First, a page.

Former Starbucks CEO Howard Schultz has been making waves recently in the American political arena, after a recent 60 Minutes interview where he revealed that he is considering launching a presidential bid for the 2020 presidential elections. While that would normally not be cause for too much concern, what makes Schultz’s ambitions more intriguing (and potentially far more influential) is that he is considering running as an independent as opposed to seeking the nomination of one of the two major parties.
Howard Schultz: Trump 2.0?
Comparing Schultz to the last billionaire to run for president, it’s easy to make parallels between him and President Trump. Both have ties to New York, both are attached to corporate brand names, and both are fantastically wealthy. However, to call Schultz a Trump clone would be far from accurate however, most notably in terms of their political views. Schultz, unlike Trump, is less hardline when it comes to immigration, was not in favor of the corporate tax cuts in 2017, and supports stricter gun control measures. It’s no wonder then that some Democrats wanted him to compete in the 2016 Democratic primaries as a foil to Trump due to his alignment with many Democrat positions.
Third Party Candidates: To Spoil, or not to Spoil
It is precisely that alignment, paired with the possibility of him running as an independent rather than a Democrat, that has many Democrats feeling on edge about the potential ramifications of such a move in 2020. While not all third party campaigns have made a noticeable impact on presidential races (including most recently in 2016), enough have made a difference historically to be a potential threat to the two established parties. These include 1824, when four candidates split the Electoral College to the point where none of them had the majority, 1912, the only time a third party candidate (Theodore Roosevelt) received more electoral votes than one of the two main parties (the Republicans’ William Howard Taft), and 1992, when Ross Perot received nearly 20% of the popular vote (although he did not receive any electoral votes). Schultz’s similar views to Democrats have led many people to wonder whether he would siphon away a significant number of votes from the future Democratic candidate, potentially making Trump’s reelection bid all the more easier.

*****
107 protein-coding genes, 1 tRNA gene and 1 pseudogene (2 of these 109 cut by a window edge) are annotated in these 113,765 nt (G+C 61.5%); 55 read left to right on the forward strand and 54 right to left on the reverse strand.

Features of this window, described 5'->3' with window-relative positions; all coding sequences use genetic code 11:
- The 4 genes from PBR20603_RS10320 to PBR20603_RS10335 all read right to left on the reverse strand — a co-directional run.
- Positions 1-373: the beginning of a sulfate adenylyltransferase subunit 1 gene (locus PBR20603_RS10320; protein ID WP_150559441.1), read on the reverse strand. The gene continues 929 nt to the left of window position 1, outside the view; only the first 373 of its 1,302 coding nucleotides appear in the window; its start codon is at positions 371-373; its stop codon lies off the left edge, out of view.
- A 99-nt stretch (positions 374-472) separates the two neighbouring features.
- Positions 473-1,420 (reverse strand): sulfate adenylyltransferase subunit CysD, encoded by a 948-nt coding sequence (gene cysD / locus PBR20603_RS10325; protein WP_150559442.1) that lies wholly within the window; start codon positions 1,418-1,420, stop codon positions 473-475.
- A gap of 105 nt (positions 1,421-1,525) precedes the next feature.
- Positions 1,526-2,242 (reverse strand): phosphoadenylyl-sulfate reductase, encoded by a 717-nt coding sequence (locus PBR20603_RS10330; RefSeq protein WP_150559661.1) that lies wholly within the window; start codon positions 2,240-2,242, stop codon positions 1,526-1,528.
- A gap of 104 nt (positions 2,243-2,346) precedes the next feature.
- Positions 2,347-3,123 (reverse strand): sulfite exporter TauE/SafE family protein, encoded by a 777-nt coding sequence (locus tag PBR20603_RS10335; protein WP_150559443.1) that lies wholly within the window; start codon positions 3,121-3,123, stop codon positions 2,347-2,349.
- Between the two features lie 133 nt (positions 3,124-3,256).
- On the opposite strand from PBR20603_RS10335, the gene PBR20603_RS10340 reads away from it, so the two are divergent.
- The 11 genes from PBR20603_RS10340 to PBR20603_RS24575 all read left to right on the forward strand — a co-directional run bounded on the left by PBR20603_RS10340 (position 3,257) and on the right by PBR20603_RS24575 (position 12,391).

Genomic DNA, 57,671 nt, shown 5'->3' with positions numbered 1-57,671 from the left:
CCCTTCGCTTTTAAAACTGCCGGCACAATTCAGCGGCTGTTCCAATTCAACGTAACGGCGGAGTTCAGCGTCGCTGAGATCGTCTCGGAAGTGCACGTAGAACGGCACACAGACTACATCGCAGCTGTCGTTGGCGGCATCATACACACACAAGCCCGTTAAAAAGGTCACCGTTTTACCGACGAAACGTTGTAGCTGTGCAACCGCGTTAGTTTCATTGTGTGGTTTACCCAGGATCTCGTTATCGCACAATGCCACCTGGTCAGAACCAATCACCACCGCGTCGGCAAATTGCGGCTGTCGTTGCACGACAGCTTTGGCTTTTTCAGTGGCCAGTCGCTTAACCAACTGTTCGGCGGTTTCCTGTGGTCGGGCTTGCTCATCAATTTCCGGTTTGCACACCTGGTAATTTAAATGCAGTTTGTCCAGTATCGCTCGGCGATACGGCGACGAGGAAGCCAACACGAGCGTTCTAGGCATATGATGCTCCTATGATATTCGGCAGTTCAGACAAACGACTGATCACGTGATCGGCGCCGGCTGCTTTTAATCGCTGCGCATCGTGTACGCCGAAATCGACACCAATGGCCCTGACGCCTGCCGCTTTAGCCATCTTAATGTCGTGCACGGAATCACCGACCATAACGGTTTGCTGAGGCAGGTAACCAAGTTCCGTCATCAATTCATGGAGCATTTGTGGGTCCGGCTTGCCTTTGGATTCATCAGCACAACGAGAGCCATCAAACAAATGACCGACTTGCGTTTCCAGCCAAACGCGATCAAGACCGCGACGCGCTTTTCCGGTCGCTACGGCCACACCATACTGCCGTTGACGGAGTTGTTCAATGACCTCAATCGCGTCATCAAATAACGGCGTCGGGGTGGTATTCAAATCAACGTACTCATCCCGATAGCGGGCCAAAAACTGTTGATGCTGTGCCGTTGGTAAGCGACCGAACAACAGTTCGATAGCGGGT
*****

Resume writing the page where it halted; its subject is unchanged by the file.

As a businessman with zero political or campaign experience, it begs the question why Schultz is even considering running for president in the first place. His official stance from 60 Minutes is that he believes “this president is not qualified to be the president”, and that “both parties are consistently not doing what’s necessary on behalf of the American people and are engaged, every single day, in revenge politics”. But even if that’s the case, there are other ways Schultz can get that message across. He himself admitted that much in a June 2018 interview with CNBC, stating “There’s a lot of things I can do as a private citizen other than run for the presidency of the United States”. So what else could be going on in the background?
One potential explanation for Schultz’s move is that it’s a reaction to the rising power of the leftist wing of the Democratic Party, which has led to new policy proposals being floated around that may threaten his interests. He has already gone on the record opposing Senator Kamala Harris’ proposal to abolish private health insurance, as well as Senator Elizabeth Warren’s tax proposal which would create a 2% wealth tax on those with a net worth above $500 million and a 1% tax on top for those with a net worth over $1 billion, thresholds he would certainly meet. In that sense, running for president is a defensive strategy, designed to make sure his viewpoint is heard and to temper the potential success of leftist Democrats.
Another reason Schultz could have his eyes set on 2020 might be that he intends to use candidacy as a bargaining chip rather than a real move. With an estimated net worth of $3.5 billion he certainly has enough funds to build a sizable campaign war chest, in addition to the threat of stripping votes away from the eventual Democratic candidate. As a result, it’s not outside the realm of possibility that he intends to use that combination to extract concessions from either whoever does take on the mantle of facing Trump, or from the Democratic Party as a whole, steering them to support a candidate he’s more in favor of.
Photo credit: Reuters.com
Rise of Billionaire Candidates
At the end of the day, the decision to run or not run for president is Schultz’s personal right and decision. Regardless of his choice, it does underscore the trend of billionaire candidates coming to the fore in American politics over the last few years. While money and politics have been intertwined in the US since the dawn of the republic, never before have so many ultra-wealthy citizens directly participated in, or considered participating in, the American government system. The story of Ross Perot is an early example of this, which was followed by potential presidential interest from Mark Zuckerberg, Mark Cuban, and Michael Bloomberg over the following years (the latter of whom did succeed in becoming mayor of New York City).
This trend does have its own rationale. At a time when trust in politicians is at an all-time low, it can be tempting for “outsiders” to throw their hat in the ring. That’s especially the case for business leaders who have built massive companies from the ground up and believe they can replicate that success in the public sphere. Much of Trump’s campaign in 2016 revolved around that type of rhetoric, which still resonates with his supporters today. Whether or not another billionaire outsider succeeds in becoming president in the future remains to be seen, along with whether or not Howard Schultz truly intends to try his luck the next time around.
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